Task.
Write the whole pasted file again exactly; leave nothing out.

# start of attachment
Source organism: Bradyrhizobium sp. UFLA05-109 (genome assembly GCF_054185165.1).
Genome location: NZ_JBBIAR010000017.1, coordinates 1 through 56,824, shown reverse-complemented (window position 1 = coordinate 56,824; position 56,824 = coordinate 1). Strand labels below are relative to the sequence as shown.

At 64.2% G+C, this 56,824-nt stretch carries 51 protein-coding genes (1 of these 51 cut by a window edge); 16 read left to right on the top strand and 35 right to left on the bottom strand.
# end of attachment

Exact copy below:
Source organism: Bradyrhizobium sp. UFLA05-109 (genome assembly GCF_054185165.1).
Genome location: NZ_JBBIAR010000017.1, coordinates 1 through 56,824, shown reverse-complemented (window position 1 = coordinate 56,824; position 56,824 = coordinate 1). Strand labels below are relative to the sequence as shown.

At 64.2% G+C, this 56,824-nt stretch carries 51 protein-coding genes (1 of these 51 cut by a window edge); 16 read left to right on the top strand and 35 right to left on the bottom strand.